When Adam Grant, the author of the book Give and Take and professor at the Wharton School of Business, defined givers as someone who strives to be generous in sharing their time, energy, knowledge, and skills with other people who might benefit from them, he must have been talking about today’s guest, Dr. Amitha Kalaichandran.
She is a pediatric resident and health journalist, who has written for publications like The New York Times, The Walrus, The Atavist, The Boston Globe, ABC News, and the Huffington Post. She also served as a fellow in global journalism at the Munk School of Global Affairs.
In addition, this multi-talented woman has launched a start up, trained as a yoga instructor, and holds a Masters in Public Health. She has even published a children’s book.
True to being a giver, she shared her time with me by meeting me at a bookstore in New York City to drop knowledge on how she became a writer, how she crafts her stories, and where she believes the future of medicine lies. I felt inspired after our conversation, and I bet you will too.
- (00:02:23): Tell us about your path into journalism
- (00:03:36): Medical journalism vs the medical memoir
- (00:05:24): How did the Global Journalism Fellowship at the Munk School of Global Affairs prepare you for working as a writer?
- (00:06:55): How do you decide when a story is worth pursuing?
- (00:08:01): Do you start working on a story before you pitch it?
- (00:08:56): Did you always enjoy writing?
- (00:10:46): Why do you write?
- (00:11:30): How did you even break into writing?
- (00:12:55): What is your writing process?
- (00:14:09): How do you pitch your articles?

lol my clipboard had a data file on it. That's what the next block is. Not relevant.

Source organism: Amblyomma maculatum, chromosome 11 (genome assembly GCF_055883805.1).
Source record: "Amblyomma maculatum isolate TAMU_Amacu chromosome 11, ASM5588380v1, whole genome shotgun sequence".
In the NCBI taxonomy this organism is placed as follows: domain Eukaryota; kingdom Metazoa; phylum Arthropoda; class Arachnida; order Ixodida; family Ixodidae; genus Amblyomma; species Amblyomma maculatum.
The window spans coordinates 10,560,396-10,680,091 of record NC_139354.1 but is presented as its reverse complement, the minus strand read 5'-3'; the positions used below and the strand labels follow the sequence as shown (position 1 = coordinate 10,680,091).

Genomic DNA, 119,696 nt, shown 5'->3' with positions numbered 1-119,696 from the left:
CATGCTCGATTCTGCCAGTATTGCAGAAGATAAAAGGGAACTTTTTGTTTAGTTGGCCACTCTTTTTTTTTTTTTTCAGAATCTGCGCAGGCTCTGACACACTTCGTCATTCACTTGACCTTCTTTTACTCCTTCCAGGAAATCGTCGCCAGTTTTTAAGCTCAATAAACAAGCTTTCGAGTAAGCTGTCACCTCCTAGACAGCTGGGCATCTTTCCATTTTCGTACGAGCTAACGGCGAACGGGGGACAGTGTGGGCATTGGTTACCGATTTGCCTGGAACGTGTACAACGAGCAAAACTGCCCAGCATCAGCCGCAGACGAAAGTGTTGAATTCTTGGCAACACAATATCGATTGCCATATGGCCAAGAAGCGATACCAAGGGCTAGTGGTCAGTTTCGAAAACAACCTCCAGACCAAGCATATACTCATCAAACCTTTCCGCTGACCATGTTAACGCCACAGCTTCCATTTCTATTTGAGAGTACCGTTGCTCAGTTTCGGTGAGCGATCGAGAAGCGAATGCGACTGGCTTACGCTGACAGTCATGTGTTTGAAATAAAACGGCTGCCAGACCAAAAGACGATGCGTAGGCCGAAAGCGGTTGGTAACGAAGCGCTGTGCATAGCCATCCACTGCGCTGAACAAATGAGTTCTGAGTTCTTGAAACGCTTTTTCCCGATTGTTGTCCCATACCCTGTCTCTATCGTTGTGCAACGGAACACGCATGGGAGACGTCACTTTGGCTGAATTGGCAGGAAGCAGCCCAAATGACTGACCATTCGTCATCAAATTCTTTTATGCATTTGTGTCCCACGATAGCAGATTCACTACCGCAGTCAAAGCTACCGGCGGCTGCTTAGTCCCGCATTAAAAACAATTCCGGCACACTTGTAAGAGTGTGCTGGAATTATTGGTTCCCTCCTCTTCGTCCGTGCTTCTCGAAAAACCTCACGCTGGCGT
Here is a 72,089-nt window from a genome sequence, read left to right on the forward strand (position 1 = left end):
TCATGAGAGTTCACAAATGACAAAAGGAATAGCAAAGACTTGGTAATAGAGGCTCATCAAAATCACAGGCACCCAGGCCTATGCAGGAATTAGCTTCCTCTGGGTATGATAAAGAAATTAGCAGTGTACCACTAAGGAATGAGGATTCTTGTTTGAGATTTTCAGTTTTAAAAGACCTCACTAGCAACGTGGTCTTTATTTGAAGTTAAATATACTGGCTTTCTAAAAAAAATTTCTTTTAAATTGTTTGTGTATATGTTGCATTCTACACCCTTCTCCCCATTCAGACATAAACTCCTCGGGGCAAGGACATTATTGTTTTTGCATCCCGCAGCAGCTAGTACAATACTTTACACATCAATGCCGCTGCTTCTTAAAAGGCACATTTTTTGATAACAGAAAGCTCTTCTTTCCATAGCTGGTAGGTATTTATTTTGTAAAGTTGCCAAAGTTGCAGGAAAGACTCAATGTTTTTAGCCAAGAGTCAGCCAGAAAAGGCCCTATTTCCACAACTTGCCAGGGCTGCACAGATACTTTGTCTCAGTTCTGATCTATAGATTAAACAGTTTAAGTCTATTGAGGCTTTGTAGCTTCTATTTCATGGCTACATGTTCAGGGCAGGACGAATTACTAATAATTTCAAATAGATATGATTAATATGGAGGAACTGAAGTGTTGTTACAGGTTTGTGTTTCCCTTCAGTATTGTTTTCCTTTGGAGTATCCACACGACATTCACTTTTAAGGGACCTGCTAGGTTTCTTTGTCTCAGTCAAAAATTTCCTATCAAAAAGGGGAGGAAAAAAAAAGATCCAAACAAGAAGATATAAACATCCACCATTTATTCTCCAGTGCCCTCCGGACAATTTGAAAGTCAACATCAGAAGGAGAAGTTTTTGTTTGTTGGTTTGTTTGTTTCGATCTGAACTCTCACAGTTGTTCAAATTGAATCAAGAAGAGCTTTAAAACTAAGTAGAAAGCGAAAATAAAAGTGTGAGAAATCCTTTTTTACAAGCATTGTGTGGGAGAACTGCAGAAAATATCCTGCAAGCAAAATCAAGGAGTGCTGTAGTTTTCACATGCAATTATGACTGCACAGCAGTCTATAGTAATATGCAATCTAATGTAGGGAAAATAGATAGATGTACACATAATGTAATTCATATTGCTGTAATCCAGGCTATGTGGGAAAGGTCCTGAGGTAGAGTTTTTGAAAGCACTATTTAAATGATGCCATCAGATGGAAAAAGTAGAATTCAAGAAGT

- (00:16:05): What is your philosophy on creativity?
- (00:19:33): How did you report from Japan on forest bathing?
- (00:23:18): How did you research and write “Losing Conner’s Mind” for The Atavist?
- (00:34:06): Writing about one’s own patients
- (00:38:02): Talking about curiosity in medicine
- (00:46:36): Lessons from launching a start up
- (00:52:53): Who do you look up to?
- (00:58:38): What books have made the biggest impact on you?
- (01:03:43): What are your next projects?
- Dr. Amitha Kalaichandran Twitter: @DrAmithaMD
- Dr. Amitha Kalaichandran Instagram: @DrAmithaMD
- Amitha Kalaichandran Contently
- Why I Write: My Antibiography – Huffington Post Canada
- Take A Walk In The Woods. Doctor’s Orders – The NY Times
- Design Thinking for Doctors and Nurses – The NY Times
- Losing Conner’s Mind – The Atavist
- Doctor’s Should Have Open Conversations With Patients About Alternative Therapies – Stat News
- How Much of a Doctor’s Intuition Is Gut Feeling – The Walrus
- Cancer’s Invasion Equation by Siddhartha Mukherjee
- Munk School of Global Affairs
- Narrative medicine
- Sanjay Gupta
- Sandeep Jauhar
- Atul Gawande
- Danielle Ofri
- Oliver Sacks
- Adam Grant
- Bon Ku
- Adam Hayden
- Robert Sternzsus
- Sarah Stillman
- Siddhartha Mukherjee
- Tim Ferriss
- Ryan Holiday
- Emperor of All Maladies by Siddhartha Mukherjee
- The Tipping Point by Malcolm Gladwell
- Originals by Adam Grant
- A New Earth by Eckhart Tolle
- The Obstacle is the Way by Ryan Holiday
- Mastering Civility by Christine L. Porath
“This is what I find most magnetic about successful givers: they get to the top without cutting others down, finding ways of expanding the pie that benefit themselves and the people around them. Whereas success is zero-sum in a group of takers, in groups of givers, it may be true that the whole is greater than the sum of the parts.”
– Adam Grant (Give and Take)